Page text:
John D'Arcy May

View publications by author:

 

Sybille Fritsch-Oppermann

 

Josef Götz

 

 

John D'Arcy May

 

Martin Rötting

 

Perry Schmidt-Leukel

 

Fabian Völker

Publications by John D'Arcy May:

Die Religionen in der globalen Zivilgesellschaft

MayDie Religionen in der globalen Zivilgesellschaft
Eine Asien-Pazifik-Perspektive

John D'Arcy May

Die Rettung der Demokratie im asiatischpazifischen Raum bedarf einer globalen Zivilgesellschaft, die den Globalisierungsprozess in gemeinsamer ethischer Verantwortung gestaltet, die Unterdrückungsmaßnahmen autoritärer Regierungen unterläuft und sich so als Forum internationaler Meinungsbildung und politischen Engagements behauptet.

Imagining the Ecumenical: A Personal Journey

MayImagining the Ecumenical: A Personal Journey

John D'Arcy May

Starting from the observation that theology is essentially narrative, and assuming that biography is a fundamental theological genre, the book presents a biography of the ecumenical and inter-religious dialogue movements in the form of the autobiography of an 'accidental ecumenist', whose life took him to religious contexts as diverse as Rome, Germany, Papua New Guinea and Ireland. At its centre is the encounter with Theravada and later Mahayana Buddhism and the indigenous traditions of Australia and the Pacific.

Buddhologie und Christologie

MayBuddhologie und Christologie - Unterwegs zu einer kollaborativen Theologie

John D'Arcy May

In the light of increasing co-operation between Buddhists and Christians in areas such as meditation practice and social justice, the book explores the possibility of a theological basis for such co-operation, now that Buddhists too are prepared to use the term 'theology'. Both traditions have erected impressive doctrinal structures over the centuries. The question is whether, over and above dialogical and comparative theology, there could be a genuinely 'collaborative' Buddhist-Christian theology.

Transcendence and Violence

MayTranscendence and Violence: The Encounter of Buddhist, Christian and Primal Traditions

John D'Arcy May

The first two parts of this book present four detailed historical studies, filled with Geertzian "thick description," of the encounters of Christianity and Buddhism (universal religions with a high quotient of "transcendence") with various primal religious traditions ("biocosmic" or "immanentist") of the Asian-Pacific region, namely, Aboriginal Australia and Melanesia (Christianity) and Sri Lanka and Japan (Buddhism). In each case, the encounters represented a failure of the "great" traditions. In the third, constructive and theological part of the book, the author shows how an acknowledgment of these failures may provide a back door to dialogue.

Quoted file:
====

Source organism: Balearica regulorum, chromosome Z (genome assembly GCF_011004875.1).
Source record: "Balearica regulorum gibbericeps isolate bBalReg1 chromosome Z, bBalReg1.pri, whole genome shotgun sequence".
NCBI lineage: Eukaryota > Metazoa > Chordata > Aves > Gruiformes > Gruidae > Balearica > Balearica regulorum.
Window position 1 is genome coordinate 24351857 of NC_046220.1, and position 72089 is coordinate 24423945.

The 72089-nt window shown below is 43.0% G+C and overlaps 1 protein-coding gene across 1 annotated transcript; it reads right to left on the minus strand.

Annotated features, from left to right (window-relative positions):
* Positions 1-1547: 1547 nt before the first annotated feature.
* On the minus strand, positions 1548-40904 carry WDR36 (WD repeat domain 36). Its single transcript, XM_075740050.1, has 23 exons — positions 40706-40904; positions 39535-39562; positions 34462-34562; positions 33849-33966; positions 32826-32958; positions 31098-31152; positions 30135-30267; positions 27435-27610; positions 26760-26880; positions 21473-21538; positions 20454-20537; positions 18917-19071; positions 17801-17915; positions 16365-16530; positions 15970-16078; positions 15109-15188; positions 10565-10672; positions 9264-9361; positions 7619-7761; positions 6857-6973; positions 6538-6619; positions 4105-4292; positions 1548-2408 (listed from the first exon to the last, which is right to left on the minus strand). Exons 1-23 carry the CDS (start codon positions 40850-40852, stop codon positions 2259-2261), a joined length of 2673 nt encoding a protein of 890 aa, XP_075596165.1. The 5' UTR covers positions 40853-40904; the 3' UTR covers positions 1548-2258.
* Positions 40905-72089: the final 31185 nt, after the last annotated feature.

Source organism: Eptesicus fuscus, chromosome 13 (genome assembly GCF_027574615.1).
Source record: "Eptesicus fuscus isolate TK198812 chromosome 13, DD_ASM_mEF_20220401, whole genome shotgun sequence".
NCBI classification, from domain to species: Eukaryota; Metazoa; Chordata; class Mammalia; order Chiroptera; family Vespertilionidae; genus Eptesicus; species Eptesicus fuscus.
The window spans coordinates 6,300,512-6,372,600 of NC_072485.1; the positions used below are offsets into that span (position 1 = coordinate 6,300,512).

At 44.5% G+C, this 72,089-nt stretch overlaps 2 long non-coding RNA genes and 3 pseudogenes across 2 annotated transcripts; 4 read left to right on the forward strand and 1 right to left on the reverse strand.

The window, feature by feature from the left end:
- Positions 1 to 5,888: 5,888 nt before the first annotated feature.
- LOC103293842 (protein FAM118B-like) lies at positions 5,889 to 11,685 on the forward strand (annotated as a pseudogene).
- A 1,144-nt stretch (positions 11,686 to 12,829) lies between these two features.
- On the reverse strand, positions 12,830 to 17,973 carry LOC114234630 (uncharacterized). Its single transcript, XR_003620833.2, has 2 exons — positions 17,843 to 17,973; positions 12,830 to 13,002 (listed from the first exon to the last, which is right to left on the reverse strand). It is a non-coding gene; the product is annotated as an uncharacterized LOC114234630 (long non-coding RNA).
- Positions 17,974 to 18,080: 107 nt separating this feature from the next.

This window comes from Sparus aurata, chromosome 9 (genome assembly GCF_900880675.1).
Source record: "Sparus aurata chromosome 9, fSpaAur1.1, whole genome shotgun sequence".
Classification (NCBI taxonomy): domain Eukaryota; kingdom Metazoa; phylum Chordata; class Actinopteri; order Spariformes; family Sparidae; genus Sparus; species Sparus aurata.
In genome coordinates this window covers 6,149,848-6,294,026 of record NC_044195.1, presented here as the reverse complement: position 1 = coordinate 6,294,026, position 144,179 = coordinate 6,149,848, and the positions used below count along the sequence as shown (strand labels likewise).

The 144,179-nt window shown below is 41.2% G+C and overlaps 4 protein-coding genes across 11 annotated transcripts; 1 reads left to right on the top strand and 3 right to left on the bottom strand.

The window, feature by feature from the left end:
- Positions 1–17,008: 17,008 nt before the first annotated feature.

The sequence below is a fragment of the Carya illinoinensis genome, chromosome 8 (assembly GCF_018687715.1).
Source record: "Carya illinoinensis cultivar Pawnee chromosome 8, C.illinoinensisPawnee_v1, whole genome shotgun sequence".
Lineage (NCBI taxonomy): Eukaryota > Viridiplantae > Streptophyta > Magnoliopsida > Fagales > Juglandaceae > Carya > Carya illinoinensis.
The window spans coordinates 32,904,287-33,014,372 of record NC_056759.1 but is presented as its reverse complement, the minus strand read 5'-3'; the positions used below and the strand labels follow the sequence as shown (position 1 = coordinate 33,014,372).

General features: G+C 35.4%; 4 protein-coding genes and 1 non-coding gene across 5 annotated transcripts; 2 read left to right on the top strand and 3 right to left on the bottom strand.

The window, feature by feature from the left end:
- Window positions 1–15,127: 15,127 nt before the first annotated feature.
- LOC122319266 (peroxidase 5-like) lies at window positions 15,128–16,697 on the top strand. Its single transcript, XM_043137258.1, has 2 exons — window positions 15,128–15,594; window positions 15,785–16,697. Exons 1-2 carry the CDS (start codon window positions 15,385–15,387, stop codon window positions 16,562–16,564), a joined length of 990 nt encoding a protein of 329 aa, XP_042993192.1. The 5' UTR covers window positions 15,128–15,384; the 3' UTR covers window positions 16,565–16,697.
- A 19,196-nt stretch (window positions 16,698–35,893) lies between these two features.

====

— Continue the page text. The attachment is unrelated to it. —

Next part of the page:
After Pluralism

MayAfter Pluralism
Towards an Interreligious Ethic

John D'Arcy May

Do the religions cause war, or is their tendency to intensify violence outweighed by their potential for peace? Are multicultural societies, as Huntington thinks, condemned to ethnic conflict, or is a specifically interreligious ethic emerging from their new patterns of relationships? This book examines the liberal agenda of dialogue and pluralism and finds that we need a more radical approach involving indigenous peoples, women and the poor if we are to find solutions - together - to the problems of economic injustice and the threat of ecological degradation. It contains the Ethel Hayton Lectures delivered at the University of Wollongong, Australia, in 1994.

Meaning, Consensus and Dialogue in Buddhist-Christian Communication

MayMeaning, Consensus and Dialogue in Buddhist-Christian Communication
A Study in the Construction of Meaning

John D'Arcy May

There is no lack of phenomenological literature on both Buddhism and Christianity, nor of theological literature on the «dialogue» between them. There is need, however, of a theory of communication between such communities of belief. Analyses of Buddhist and Christian canonical texts reveal the linguistic patterns underlying the «construction» of meaning in the earliest communities; a theory of consensus formation provides a broader framework for understanding the development and interaction of social meaning systems; and in this framework the problems posed by Buddhist-Christian communication are formulated and analysed.